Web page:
Adam Botham’s year continued to go exactly to plan with the exciting seven-year-old stallion Ebanking, as they claimed their first ever 2* win at the London Longines Global Champions Tour (LGCT).
They started the season with some key boxes to tick — winning seven-year-old classes at Hickstead and Bolesworth and qualifying for the Foxhunter final — with a win in London the final aim before the pair prepare for Horse of the Year Show (HOYS).
“He is a fantastic horse, I brought him here for experience but at the same time it’s the London LGCT — you don’t come here and not try and win,” Adam said. “The plan was always to come to London and try to win a class, then slow down and aim for the Foxhunter final. He won’t be asked to win a class until then, though we will aim for the bonus (three clears) at Bolesworth.”
It was a determined Joe Clayton, already second twice this week, who set a blistering target from first draw with Tim Gredley’s Jenson QR. A bid from Sienna Charles and Havanna M slotted into second place but there had been 11 riders and no successful challenges when Adam entered the ring third from last.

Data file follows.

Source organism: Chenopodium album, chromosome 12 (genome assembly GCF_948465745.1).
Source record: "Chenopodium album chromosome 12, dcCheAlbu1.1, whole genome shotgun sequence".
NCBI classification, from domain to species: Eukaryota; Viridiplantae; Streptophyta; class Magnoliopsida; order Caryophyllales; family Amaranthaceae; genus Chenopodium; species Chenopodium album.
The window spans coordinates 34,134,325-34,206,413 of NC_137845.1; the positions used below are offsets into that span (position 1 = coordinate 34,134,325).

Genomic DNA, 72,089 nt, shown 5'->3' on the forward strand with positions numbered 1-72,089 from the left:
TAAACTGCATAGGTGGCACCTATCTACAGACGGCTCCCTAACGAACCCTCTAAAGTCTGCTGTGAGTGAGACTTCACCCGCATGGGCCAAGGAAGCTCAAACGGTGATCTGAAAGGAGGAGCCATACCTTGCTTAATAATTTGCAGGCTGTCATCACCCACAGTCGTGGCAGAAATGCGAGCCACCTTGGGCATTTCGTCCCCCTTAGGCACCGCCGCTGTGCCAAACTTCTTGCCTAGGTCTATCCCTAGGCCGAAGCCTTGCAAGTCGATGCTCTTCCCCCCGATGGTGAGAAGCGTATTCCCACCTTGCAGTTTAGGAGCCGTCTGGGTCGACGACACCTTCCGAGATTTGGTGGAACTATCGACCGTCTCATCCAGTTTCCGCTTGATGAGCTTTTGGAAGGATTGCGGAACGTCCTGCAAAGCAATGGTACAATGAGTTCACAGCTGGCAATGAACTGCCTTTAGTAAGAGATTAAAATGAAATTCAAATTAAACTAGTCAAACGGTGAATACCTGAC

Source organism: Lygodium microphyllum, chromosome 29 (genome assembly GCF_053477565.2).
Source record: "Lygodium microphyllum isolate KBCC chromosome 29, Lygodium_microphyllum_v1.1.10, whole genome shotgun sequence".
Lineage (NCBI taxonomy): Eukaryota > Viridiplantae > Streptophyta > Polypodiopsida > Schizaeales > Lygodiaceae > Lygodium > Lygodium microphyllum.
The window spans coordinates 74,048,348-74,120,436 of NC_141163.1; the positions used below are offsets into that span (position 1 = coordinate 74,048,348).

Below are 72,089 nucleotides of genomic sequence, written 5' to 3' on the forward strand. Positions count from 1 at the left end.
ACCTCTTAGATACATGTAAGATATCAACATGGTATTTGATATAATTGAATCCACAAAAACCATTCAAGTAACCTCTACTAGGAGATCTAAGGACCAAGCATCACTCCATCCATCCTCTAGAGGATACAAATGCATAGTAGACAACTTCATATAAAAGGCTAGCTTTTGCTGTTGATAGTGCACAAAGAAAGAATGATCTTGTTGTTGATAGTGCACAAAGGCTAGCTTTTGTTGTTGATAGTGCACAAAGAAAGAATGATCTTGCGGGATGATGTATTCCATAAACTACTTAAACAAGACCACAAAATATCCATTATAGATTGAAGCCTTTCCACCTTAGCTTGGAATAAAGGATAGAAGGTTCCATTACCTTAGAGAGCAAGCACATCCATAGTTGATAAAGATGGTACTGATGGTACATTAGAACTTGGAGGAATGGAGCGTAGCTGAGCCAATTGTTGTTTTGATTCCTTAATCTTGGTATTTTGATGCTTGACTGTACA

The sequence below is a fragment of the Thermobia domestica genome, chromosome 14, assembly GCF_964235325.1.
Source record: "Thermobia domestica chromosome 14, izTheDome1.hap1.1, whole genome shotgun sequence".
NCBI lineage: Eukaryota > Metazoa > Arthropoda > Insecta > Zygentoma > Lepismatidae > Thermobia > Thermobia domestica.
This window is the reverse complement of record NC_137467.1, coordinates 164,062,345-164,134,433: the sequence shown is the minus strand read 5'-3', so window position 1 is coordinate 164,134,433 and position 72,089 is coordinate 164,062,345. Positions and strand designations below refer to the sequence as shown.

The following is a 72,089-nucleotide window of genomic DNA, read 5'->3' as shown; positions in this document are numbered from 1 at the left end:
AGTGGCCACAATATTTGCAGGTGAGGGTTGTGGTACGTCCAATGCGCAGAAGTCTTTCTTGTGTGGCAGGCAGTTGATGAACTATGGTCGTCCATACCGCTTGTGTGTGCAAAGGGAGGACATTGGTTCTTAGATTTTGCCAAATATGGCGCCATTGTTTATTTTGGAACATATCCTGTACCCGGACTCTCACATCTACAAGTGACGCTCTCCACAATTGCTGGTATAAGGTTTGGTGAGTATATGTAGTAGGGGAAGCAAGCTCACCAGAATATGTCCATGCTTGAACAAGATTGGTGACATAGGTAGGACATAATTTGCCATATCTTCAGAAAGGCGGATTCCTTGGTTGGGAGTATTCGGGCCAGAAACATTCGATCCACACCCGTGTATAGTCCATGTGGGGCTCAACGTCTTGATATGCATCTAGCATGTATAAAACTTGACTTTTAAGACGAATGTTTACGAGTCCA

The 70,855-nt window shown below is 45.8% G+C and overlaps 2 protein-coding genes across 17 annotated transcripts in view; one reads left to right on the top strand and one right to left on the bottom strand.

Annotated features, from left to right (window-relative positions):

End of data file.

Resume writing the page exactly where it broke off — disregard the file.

A scything angled line to the double, and a round that went right to plan, left him 0.63sec up on the clock.
“I watched Joe go and he looked like he didn’t have the stride he wanted to back to the red oxer after the double, he went on seven. I don’t know if that was his plan but my plan was to go on six there,” Adam said. “He also had one more to the last. I thought if he is still in the lead when I go in, I’ll do one less to red, then six, then one less to the last.
“Afterwards, I said to him ‘sorry, the draw got you. I saw your round.’ If we had been drawn the other way round, my round would have been a lot slower.”
Adam has long touted this stallion, who is owned by Barbara Hester, and this year he has really rewarded his faith.
“I told everyone last year he was a super horse — this year they keep racing up to me saying ‘I should have listened to you’,” he said.
“Jenson has jumped World Cups and nations cups and Joe Clayton is one of the best riders in the world — he’s beaten them and the horse is only a seven-year-old.
“I was fourth on the first day and then I jumped him in the big class yesterday for experience, as I didn’t want to keep going fast. He jumped that unbelievably as well.”
The combination will now be headed to the young horse show at Bolesworth next week.
“He’ll spend two days in the field and he will come out and jump the same after going that fast here. He is incredible for his age,” Adam said.
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